Then just what that job was close to completion, a new pollution component of CO2 has been added to the list, thus raising the bar for cleaning up coal. In fact it makes the task so difficult as to be practically unobtainable. Coal has been so stigmatized that nothing can save it from extinction. And it is not just coal, but also all combustion that emits CO2. This is the position of the Green Movement, and it requires all energy to be obtained from renewable resources instead of fossil fuels.

This is a radical change from the days when we decided to clean up actual toxic emissions from coal combustion. Coal is now simply the low hanging fruit in this new mission of transformation. At the same time, the mission has found a new purpose. In the past with toxicity from coal being only based on emissions other than CO2, the purpose was to eliminate the health effects of those emissions. Now, with the addition of CO2, the purpose is to eliminate the complete destruction of the planet along with all life on it.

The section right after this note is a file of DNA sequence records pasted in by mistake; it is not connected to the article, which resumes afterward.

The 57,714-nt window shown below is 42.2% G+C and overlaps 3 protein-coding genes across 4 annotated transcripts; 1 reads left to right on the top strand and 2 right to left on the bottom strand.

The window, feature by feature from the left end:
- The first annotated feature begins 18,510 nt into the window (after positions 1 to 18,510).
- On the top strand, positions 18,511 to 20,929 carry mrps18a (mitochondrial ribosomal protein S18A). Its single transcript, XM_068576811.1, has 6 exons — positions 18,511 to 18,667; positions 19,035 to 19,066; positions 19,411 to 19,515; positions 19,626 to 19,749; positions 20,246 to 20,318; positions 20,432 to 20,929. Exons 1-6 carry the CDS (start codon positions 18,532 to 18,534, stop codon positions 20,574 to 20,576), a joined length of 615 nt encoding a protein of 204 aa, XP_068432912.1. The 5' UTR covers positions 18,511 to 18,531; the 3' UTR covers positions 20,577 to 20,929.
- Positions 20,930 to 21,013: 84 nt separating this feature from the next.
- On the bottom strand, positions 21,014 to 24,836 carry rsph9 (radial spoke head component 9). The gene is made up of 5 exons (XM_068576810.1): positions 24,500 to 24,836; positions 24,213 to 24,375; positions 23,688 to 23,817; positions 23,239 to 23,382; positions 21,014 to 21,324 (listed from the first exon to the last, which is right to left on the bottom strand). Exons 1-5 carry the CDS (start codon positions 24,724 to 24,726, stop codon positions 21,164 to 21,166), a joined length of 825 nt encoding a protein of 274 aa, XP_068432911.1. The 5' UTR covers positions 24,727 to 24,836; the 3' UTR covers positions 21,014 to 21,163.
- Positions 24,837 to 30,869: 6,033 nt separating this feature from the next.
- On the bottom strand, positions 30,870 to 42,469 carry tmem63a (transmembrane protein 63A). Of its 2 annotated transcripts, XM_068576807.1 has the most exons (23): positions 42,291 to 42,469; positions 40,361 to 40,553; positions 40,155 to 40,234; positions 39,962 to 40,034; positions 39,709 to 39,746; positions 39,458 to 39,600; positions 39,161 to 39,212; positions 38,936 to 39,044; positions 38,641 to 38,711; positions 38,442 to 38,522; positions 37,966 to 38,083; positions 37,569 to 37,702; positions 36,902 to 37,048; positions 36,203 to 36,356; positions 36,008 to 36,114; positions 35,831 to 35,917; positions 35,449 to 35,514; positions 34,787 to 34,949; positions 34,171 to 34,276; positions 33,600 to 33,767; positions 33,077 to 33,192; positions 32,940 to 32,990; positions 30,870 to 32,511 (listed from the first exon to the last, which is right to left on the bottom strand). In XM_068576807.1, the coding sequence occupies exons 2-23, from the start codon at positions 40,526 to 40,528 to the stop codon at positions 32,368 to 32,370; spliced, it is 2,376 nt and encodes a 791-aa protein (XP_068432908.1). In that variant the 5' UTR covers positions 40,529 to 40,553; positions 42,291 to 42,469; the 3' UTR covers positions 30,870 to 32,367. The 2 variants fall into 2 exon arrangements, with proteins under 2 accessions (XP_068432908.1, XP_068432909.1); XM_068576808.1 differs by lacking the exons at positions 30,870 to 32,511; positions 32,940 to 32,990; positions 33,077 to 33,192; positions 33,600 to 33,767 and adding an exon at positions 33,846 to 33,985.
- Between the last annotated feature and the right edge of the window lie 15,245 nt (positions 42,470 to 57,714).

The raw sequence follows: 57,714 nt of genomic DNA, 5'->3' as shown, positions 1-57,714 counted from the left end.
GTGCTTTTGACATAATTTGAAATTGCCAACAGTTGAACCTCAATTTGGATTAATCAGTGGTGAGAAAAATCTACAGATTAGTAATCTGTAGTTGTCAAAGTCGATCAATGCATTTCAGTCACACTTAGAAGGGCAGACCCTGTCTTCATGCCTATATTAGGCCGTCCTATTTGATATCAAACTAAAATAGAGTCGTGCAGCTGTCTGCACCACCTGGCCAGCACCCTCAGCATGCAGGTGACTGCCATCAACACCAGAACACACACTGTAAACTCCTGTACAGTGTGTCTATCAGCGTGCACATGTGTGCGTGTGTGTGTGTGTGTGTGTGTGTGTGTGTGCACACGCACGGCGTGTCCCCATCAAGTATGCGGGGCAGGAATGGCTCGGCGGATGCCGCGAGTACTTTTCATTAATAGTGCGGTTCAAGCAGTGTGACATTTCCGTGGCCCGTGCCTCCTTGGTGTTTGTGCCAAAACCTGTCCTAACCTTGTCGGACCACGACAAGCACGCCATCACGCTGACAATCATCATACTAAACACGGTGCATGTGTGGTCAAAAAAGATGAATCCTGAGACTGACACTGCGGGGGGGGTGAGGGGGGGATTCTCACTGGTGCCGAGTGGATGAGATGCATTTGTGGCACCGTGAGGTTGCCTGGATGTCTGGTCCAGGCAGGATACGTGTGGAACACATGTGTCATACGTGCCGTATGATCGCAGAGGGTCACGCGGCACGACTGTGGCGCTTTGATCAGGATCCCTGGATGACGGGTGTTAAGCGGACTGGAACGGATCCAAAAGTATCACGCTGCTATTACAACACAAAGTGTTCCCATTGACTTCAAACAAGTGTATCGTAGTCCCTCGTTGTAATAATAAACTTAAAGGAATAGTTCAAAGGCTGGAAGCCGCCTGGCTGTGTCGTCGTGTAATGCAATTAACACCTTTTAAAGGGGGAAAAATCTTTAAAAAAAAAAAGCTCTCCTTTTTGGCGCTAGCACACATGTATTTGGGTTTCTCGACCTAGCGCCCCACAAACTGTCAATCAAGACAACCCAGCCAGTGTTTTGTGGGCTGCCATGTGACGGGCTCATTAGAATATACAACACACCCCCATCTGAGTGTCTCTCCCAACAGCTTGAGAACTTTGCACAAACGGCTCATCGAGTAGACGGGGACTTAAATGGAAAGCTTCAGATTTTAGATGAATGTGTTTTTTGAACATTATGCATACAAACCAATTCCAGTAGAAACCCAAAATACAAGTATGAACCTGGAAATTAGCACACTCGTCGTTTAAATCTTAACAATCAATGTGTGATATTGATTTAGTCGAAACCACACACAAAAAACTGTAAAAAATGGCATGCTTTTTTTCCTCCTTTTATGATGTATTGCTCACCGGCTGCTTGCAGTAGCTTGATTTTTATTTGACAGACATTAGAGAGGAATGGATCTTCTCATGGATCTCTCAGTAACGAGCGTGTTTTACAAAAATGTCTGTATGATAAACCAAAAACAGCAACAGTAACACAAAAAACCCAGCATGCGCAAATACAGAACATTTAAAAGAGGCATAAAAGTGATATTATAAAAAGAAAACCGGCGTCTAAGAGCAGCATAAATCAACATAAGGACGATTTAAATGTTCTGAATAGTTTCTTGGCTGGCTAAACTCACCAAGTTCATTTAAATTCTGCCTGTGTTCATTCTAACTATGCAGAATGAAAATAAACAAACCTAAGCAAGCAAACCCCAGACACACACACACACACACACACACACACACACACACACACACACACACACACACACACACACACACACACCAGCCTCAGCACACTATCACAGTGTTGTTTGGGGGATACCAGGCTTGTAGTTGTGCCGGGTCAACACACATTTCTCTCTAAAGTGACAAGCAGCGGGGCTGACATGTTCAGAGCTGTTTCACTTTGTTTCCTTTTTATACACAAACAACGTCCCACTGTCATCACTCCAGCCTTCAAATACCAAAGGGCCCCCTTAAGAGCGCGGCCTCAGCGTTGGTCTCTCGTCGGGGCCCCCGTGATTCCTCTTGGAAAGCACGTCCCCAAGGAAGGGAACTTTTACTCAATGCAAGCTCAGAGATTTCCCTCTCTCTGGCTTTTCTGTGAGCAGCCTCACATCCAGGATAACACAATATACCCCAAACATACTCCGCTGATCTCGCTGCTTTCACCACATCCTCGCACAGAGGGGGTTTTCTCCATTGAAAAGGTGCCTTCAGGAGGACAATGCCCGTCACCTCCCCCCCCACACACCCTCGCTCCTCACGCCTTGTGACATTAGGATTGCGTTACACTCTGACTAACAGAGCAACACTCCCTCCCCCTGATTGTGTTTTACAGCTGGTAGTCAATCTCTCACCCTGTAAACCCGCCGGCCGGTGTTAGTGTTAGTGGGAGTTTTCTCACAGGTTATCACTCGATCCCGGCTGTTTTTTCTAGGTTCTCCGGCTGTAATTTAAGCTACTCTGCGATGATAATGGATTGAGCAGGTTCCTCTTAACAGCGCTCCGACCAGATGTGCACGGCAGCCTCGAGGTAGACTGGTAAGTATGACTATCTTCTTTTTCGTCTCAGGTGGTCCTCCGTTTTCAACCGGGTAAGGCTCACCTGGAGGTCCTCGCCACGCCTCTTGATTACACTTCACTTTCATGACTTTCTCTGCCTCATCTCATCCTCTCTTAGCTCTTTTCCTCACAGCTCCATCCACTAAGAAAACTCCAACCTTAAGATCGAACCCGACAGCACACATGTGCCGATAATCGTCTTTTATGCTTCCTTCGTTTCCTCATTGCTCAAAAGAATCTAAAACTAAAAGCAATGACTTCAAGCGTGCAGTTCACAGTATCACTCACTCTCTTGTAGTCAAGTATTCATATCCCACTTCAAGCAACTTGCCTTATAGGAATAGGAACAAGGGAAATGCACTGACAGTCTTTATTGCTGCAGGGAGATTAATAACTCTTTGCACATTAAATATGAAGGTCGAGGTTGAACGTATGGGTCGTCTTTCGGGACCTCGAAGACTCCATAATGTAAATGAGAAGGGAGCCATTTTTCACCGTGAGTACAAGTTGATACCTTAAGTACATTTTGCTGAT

Therefore, in light of this new sensitivity, consider an antique steam locomotive with its flagrant show of black coal smoke belching with impunity for the sole purpose of recreation. This will be an easy call for the regulatory community. They will not be amused by the suggestion that this is proper recreation. And the public will not make a distinction between exhaust as steam and exhaust from coal combustion. Anything visible from the stack will be cited as the problem. So I don’t think the argument that recreational steam locomotives use only a small amount of coal relative to other users will save the day with an exemption, even if coal is obtainable.


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 Post subject: Re: Steam trains could die out because of government crackdo
PostPosted: Sun Aug 11, 2019 3:57 pm 

Joined: Thu Apr 14, 2005 9:34 pm
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Location: Copenhagen, Denmark
Ron Travis wrote: